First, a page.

Ebola outbreak map: Why has the disease spread so fast in Liberia? And how many people have died in the country so far?

 
Billy Ehrenberg
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The Ebola crisis has hit one country worse than all the others: Liberia has suffered an estimated 46 per cent of cases and, at 1,200, twice as many deaths as any other country.

Sierra Leone and Guinea, the other two countries where the disease is widely transmitted, are suffering too, but the disease is at its most rampant in Liberia. According to World Health Organisation (WHO) figures there have been 4,262 cases and 2,484 deaths in the country so far.

Why is it worse this time?

Part of the reason is likely to be urbanisation. In past outbreaks, like that in the Democratic Republic of Congo (then Zaire) back in the 1970s, the outbreak was usually isolated to one village.

But populations are rising, as is population density. The national figure is 93 people per square mile (2008 census), a 66 per cent increase on the 1984 figure of 56.

This average is exceeded in the Liberian counties of Montserrado, Margibi, Maryland, Bomi, Nimba and Bong.

Add that to the fact that at first people didn't believe the virus was real, claiming healthcare workers were actually infecting people with the virus, and you can see why Ebola has spread so fast. Tradition has played a role too: bodies remain highly infectious even after death, and the customary washing of deceased persons has spread the disease.

The map below shows population density (shading) in different Liberian counties, and the number of cases (bubbles). The data is from the Liberian government not the WHO.

It stands to reason that the places with the highest populations should suffer most because of the way the disease spreads: through bodily fluids. As it isn't airborne, it is difficult for the virus to cross sparsely populated regions, which could explain the lower rates of prevalence (see next map) in the east of Liberia.

Look at the key and you'll see the breaks in colours aren’t equal interval: there is such a huge jump between the rural areas and the county of Montsserado, which contains the capital Monrovia that the map wouldn't have been illustrative at all. Monteserrado has a population density of over 1,500 person per square mile. It is much higher in the city itself, although the 2008 census doesn’t give a figure.

The buildings aren’t high rise flats so the figure looks deceptively low: London has a density of over 11 thousand.

Where the difference comes is that in Monrovia there were 4.7 people living in every dwelling, whereas the figure in the UK is 2.3 according to the Office of National Statistics.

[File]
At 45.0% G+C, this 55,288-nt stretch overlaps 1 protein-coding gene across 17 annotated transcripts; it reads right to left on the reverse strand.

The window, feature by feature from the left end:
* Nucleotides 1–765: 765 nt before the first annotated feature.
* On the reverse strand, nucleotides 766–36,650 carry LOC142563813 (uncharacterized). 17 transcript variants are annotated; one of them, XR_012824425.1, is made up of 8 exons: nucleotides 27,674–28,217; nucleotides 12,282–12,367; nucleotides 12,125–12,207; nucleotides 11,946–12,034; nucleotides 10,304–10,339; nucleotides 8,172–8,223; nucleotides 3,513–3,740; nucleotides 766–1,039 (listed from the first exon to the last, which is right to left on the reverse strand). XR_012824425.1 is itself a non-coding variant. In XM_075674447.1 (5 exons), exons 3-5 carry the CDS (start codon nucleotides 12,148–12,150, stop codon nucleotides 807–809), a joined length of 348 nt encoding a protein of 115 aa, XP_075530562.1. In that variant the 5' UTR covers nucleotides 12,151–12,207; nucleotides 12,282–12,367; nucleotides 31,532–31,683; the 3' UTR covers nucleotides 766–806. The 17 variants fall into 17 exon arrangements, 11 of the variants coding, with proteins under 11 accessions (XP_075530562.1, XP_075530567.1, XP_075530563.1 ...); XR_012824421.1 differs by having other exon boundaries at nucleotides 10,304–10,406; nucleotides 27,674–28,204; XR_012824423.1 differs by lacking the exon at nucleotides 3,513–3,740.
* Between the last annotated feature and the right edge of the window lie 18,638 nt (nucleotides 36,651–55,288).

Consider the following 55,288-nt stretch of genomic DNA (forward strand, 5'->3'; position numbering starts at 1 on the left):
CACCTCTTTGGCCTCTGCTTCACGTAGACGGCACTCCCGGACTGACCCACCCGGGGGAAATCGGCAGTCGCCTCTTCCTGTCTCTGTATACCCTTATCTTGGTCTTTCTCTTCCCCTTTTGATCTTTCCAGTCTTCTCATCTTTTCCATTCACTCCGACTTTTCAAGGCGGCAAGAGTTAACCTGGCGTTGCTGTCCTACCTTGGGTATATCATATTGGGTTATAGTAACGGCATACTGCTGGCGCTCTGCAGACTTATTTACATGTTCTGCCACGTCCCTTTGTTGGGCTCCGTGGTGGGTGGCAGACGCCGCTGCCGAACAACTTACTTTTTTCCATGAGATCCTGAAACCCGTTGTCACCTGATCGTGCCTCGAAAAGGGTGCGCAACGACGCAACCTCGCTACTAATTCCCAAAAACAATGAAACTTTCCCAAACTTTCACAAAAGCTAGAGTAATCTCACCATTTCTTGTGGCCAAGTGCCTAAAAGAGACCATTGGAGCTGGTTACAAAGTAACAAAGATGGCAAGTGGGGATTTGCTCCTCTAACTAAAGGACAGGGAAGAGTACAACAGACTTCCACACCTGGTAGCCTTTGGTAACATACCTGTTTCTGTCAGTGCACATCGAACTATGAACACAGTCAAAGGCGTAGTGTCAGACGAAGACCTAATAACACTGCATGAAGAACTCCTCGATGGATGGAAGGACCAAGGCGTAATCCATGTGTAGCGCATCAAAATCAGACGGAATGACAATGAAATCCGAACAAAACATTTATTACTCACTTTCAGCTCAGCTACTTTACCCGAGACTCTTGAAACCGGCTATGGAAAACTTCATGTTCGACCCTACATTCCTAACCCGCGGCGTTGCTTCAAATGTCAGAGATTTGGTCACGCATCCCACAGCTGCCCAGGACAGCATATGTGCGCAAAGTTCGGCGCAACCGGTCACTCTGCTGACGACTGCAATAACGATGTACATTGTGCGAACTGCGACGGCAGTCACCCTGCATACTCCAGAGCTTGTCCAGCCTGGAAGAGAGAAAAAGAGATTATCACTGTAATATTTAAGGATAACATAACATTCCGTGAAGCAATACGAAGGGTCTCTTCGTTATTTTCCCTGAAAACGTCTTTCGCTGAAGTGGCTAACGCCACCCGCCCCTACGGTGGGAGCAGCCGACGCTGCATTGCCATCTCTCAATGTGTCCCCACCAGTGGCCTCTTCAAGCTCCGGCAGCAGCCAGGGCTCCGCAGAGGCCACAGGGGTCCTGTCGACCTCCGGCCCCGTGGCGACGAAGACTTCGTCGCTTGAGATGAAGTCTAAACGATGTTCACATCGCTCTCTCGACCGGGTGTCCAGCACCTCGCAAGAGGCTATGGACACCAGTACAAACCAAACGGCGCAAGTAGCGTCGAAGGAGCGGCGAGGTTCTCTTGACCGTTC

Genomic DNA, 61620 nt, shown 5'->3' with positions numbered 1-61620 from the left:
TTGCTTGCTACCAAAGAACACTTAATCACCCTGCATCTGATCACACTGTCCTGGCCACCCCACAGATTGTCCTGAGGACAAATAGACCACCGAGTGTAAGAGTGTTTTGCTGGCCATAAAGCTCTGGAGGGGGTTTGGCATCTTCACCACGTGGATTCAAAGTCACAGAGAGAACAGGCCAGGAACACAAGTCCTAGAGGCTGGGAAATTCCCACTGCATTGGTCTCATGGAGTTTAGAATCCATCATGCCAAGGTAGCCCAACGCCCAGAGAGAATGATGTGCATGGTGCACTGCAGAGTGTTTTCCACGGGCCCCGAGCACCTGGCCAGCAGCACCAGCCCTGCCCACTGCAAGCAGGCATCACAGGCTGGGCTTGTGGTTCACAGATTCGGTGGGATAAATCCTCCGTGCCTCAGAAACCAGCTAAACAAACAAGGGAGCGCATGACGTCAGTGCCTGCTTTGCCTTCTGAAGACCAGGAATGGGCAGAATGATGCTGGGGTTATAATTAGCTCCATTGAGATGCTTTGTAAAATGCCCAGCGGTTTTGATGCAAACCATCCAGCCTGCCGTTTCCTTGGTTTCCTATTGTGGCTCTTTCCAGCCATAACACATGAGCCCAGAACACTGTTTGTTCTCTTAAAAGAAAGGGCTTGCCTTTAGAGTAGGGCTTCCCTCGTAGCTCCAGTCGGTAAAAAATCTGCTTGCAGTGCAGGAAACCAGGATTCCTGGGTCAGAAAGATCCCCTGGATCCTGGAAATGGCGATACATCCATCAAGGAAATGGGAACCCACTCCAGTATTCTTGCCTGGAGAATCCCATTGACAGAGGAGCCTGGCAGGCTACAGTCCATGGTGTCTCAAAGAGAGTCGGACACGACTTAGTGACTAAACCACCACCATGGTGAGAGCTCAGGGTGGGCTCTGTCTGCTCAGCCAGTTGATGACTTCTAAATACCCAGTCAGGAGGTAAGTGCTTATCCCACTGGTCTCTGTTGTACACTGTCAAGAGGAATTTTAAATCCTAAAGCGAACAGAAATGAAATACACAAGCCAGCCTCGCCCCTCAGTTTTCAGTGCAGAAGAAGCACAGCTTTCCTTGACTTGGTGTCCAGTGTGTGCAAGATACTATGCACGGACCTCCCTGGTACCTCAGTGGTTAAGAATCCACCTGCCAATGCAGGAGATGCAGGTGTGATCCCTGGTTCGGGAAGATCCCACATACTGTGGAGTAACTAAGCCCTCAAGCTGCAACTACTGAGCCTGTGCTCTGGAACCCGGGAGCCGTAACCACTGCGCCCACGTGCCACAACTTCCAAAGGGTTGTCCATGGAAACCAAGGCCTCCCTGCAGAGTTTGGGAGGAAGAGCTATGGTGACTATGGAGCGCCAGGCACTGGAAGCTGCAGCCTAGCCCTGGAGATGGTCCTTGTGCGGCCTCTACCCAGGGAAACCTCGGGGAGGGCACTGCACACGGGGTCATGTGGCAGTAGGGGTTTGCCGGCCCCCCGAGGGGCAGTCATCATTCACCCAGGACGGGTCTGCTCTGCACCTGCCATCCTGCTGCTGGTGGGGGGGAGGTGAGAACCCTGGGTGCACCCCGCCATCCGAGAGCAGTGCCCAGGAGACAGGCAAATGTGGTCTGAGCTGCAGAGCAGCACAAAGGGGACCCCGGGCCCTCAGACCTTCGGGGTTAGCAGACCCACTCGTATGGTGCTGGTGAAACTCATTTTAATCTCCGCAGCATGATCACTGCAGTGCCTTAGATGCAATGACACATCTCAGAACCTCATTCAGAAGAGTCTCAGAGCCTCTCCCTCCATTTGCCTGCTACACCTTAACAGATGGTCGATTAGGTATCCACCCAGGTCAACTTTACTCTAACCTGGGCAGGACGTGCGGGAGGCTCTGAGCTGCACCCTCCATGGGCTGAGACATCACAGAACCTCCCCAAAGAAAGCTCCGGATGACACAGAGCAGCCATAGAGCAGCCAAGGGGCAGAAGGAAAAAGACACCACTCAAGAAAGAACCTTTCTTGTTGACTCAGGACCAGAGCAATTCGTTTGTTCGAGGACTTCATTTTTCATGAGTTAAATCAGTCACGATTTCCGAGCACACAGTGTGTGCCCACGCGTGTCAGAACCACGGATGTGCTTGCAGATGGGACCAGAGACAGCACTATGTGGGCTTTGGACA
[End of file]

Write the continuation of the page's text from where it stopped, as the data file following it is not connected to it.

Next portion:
This mixture means the disease has spread rapidly in the capital.

*Figures are estimates, extrapolating the population growth rate at the 2008 census and extending it over the six years since.

Here the different areas are split by equal intervals because the figures per 100,000 are closer together. The blue bubbles represent the (mappable) urbanisations listed by the Liberian government as being home to 5,000 people or more. The bigger the bubble, the more inhabitants.

The largest roads and rivers are included to give some idea of how the virus could be spread around the country.

However Monrovia looks orange, rather than red. This may well be not because the disease is less prevalent there (proportionately) but because not all the deaths are reported and not all the cases attended to. According to the WHO:

The true number of deaths will likely never be known, as bodies in the notoriously poor, filthy and overcrowded West Point slum, in the capital, Monrovia, have simply been thrown into the two nearby rivers.

It is likely, therefore, that the numbers are actually much higher.

The poor conditions in the capital also mean it has an extremely high mortality rate, with 70 per cent of victims dying (according to our analysis of government figures).

The blue bubbles represent the number of cases and the red bubbles the number of deaths. The larger the red bubble compared to the blue, the higher the fatality rate. The coloured shading visualises the same information.

Government data from a week ago is vague on these rates. The map uses the totals for probable and suspected cases (as well as confirmed) because it is likely that even if not all suspected cases are Ebola, the real number of sufferers is much higher anyway.

As is widely reported, prompt and thorough treatment can dramatically increase the chances of a patient surviving. Here is a graph with the data from the map:

Medical staff in the line of fire

Healthcare workers are at risk, as the contaminations of staff in Texas and Spain have shown. What is more, as the number of healthcare workers being infected per 100 cases varies.

Doctors and nurses are becoming increasingly overwhelmed as the number of cases increases. As far back as 28 August, the WHO said 40 per cent of all cases had occurred in the previous three weeks.

Obviously some counties have higher proportions but the infection rates are not good. In Monteserrado, five healthcare workers get infected for every 100 cases. Across the country the rate is 4.9, and it is as high as 10.5 in Rivergee and Grand Cape Mount. Both have had few cases, perhaps meaning that health workers have not had as much experience.

This method of comparison is limited as we don’t know how many healthcare workers there are in different areas.

This map shows where healthcare workers have caught the disease and where there are most cases.

To make matters worse, CNN has reported that some health workers are considering striking as a result of poor conditions.

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